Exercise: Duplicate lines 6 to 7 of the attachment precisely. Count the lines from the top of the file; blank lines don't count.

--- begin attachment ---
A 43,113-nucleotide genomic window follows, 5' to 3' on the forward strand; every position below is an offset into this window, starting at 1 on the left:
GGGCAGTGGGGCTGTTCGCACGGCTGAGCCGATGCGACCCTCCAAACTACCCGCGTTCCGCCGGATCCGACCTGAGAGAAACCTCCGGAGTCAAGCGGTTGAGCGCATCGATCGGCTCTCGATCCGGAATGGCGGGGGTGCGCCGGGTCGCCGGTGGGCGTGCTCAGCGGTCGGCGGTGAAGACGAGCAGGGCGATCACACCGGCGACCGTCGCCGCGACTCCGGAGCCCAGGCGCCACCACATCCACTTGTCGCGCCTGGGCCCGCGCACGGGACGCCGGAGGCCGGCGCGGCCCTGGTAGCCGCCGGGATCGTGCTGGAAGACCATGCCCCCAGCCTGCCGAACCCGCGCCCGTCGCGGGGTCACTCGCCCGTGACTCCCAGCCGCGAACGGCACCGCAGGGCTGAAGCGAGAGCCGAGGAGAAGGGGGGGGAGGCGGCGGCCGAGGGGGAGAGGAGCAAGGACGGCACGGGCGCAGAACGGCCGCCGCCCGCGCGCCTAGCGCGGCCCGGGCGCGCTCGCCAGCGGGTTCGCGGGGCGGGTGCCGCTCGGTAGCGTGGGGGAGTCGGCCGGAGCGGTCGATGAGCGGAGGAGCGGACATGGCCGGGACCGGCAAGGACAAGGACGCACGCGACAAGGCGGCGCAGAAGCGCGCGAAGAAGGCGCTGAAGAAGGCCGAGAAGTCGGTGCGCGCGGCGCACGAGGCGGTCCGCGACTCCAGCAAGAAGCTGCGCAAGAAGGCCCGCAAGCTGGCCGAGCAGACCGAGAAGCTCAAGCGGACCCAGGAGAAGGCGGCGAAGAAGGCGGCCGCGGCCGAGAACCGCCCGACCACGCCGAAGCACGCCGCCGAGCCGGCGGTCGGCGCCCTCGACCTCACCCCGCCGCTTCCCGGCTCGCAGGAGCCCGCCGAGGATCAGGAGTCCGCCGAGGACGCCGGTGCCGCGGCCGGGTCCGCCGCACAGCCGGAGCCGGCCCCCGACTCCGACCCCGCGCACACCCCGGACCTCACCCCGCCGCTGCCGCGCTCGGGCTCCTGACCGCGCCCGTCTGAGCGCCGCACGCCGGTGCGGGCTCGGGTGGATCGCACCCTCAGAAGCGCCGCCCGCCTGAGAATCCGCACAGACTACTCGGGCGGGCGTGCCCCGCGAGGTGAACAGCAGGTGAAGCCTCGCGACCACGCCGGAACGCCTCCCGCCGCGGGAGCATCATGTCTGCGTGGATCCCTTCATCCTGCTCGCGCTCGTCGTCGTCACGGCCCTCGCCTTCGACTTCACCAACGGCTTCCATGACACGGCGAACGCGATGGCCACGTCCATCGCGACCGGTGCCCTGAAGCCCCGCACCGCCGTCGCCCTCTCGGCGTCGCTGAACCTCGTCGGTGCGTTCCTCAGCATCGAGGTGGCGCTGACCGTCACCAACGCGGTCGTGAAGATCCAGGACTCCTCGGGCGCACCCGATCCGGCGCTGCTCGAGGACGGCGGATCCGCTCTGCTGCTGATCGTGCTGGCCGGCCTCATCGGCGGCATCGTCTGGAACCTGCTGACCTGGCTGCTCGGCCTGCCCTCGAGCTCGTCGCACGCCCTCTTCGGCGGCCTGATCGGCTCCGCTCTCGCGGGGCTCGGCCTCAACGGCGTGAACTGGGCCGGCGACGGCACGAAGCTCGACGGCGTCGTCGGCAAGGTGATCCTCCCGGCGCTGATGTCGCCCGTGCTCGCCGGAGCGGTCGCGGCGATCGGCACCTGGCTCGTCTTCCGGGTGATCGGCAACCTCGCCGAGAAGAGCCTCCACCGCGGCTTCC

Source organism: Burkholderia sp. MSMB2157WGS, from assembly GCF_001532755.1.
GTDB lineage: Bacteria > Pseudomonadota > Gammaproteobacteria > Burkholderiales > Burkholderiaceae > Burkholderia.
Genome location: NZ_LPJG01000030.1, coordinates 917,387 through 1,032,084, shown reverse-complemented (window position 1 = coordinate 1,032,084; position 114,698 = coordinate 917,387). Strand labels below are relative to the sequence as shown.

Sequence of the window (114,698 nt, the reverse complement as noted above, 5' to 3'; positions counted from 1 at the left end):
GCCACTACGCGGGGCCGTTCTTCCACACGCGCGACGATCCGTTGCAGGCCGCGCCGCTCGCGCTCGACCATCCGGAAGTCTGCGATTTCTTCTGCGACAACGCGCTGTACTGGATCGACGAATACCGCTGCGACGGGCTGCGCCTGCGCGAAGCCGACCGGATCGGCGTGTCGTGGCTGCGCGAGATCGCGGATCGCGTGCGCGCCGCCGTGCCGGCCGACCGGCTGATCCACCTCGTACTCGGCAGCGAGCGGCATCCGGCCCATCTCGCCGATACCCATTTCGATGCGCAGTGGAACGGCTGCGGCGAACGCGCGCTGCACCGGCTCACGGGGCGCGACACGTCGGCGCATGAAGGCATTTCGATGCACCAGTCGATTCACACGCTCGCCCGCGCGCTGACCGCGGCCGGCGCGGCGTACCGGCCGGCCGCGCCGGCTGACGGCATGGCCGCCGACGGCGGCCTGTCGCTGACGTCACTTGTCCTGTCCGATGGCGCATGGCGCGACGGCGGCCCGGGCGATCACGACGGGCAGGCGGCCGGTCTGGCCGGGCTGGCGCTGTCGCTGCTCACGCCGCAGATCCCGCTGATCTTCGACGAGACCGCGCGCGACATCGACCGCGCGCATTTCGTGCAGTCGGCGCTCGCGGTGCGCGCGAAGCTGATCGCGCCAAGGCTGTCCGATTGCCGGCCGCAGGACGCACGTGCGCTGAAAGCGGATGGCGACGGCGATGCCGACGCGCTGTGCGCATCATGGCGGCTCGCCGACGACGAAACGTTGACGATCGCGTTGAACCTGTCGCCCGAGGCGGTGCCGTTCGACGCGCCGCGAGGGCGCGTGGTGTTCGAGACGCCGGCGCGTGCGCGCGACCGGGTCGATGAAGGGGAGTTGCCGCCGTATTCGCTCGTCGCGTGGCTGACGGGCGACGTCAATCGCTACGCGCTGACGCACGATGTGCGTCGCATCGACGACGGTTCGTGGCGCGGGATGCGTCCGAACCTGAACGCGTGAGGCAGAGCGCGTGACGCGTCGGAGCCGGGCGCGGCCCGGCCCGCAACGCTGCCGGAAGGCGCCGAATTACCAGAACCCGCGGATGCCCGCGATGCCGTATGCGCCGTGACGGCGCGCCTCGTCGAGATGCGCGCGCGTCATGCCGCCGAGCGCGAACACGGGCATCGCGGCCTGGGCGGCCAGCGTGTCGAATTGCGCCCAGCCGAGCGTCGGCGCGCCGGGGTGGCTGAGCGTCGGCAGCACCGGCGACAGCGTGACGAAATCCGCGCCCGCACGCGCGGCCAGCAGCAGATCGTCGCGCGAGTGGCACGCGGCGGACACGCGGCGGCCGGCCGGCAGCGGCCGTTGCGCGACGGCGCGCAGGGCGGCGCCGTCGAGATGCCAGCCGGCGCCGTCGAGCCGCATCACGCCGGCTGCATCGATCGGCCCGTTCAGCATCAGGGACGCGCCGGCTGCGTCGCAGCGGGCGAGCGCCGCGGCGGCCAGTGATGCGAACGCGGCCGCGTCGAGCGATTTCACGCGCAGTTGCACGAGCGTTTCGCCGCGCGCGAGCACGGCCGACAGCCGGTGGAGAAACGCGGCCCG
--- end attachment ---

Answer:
Sequence of the window (114,698 nt, the reverse complement as noted above, 5' to 3'; positions counted from 1 at the left end):
GCCACTACGCGGGGCCGTTCTTCCACACGCGCGACGATCCGTTGCAGGCCGCGCCGCTCGCGCTCGACCATCCGGAAGTCTGCGATTTCTTCTGCGACAACGCGCTGTACTGGATCGACGAATACCGCTGCGACGGGCTGCGCCTGCGCGAAGCCGACCGGATCGGCGTGTCGTGGCTGCGCGAGATCGCGGATCGCGTGCGCGCCGCCGTGCCGGCCGACCGGCTGATCCACCTCGTACTCGGCAGCGAGCGGCATCCGGCCCATCTCGCCGATACCCATTTCGATGCGCAGTGGAACGGCTGCGGCGAACGCGCGCTGCACCGGCTCACGGGGCGCGACACGTCGGCGCATGAAGGCATTTCGATGCACCAGTCGATTCACACGCTCGCCCGCGCGCTGACCGCGGCCGGCGCGGCGTACCGGCCGGCCGCGCCGGCTGACGGCATGGCCGCCGACGGCGGCCTGTCGCTGACGTCACTTGTCCTGTCCGATGGCGCATGGCGCGACGGCGGCCCGGGCGATCACGACGGGCAGGCGGCCGGTCTGGCCGGGCTGGCGCTGTCGCTGCTCACGCCGCAGATCCCGCTGATCTTCGACGAGACCGCGCGCGACATCGACCGCGCGCATTTCGTGCAGTCGGCGCTCGCGGTGCGCGCGAAGCTGATCGCGCCAAGGCTGTCCGATTGCCGGCCGCAGGACGCACGTGCGCTGAAAGCGGATGGCGACGGCGATGCCGACGCGCTGTGCGCATCATGGCGGCTCGCCGACGACGAAACGTTGACGATCGCGTTGAACCTGTCGCCCGAGGCGGTGCCGTTCGACGCGCCGCGAGGGCGCGTGGTGTTCGAGACGCCGGCGCGTGCGCGCGACCGGGTCGATGAAGGGGAGTTGCCGCCGTATTCGCTCGTCGCGTGGCTGACGGGCGACGTCAATCGCTACGCGCTGACGCACGATGTGCGTCGCATCGACGACGGTTCGTGGCGCGGGATGCGTCCGAACCTGAACGCGTGAGGCAGAGCGCGTGACGCGTCGGAGCCGGGCGCGGCCCGGCCCGCAACGCTGCCGGAAGGCGCCGAATTACCAGAACCCGCGGATGCCCGCGATGCCGTATGCGCCGTGACGGCGCGCCTCGTCGAGATGCGCGCGCGTCATGCCGCCGAGCGCGAACACGGGCATCGCGGCCTGGGCGGCCAGCGTGTCGAATTGCGCCCAGCCGAGCGTCGGCGCGCCGGGGTGGCTGAGCGTCGGCAGCACCGGCGACAGCGTGACGAAATCCGCGCCCGCACGCGCGGCCAGCAGCAGATCGTCGCGCGAGTGGCACGCGGCGGACACGCGGCGGCCGGCCGGCAGCGGCCGTTGCGCGACGGCGCGCAGGGCGGCGCCGTCGAGATGCCAGCCGGCGCCGTCGAGCCGCATCACGCCGGCTGCATCGATCGGCCCGTTCAGCATCAGGGACGCGCCGGCTGCGTCGCAGCGGGCGAGCGCCGCGGCGGCCAGTGATGCGAACGCGGCCGCGTCGAGCGATTTCACGCGCAGTTGCACGAGCGTTTCGCCGCGCGCGAGCACGGCCGACAGCCGGTGGAGAAACGCGGCCCG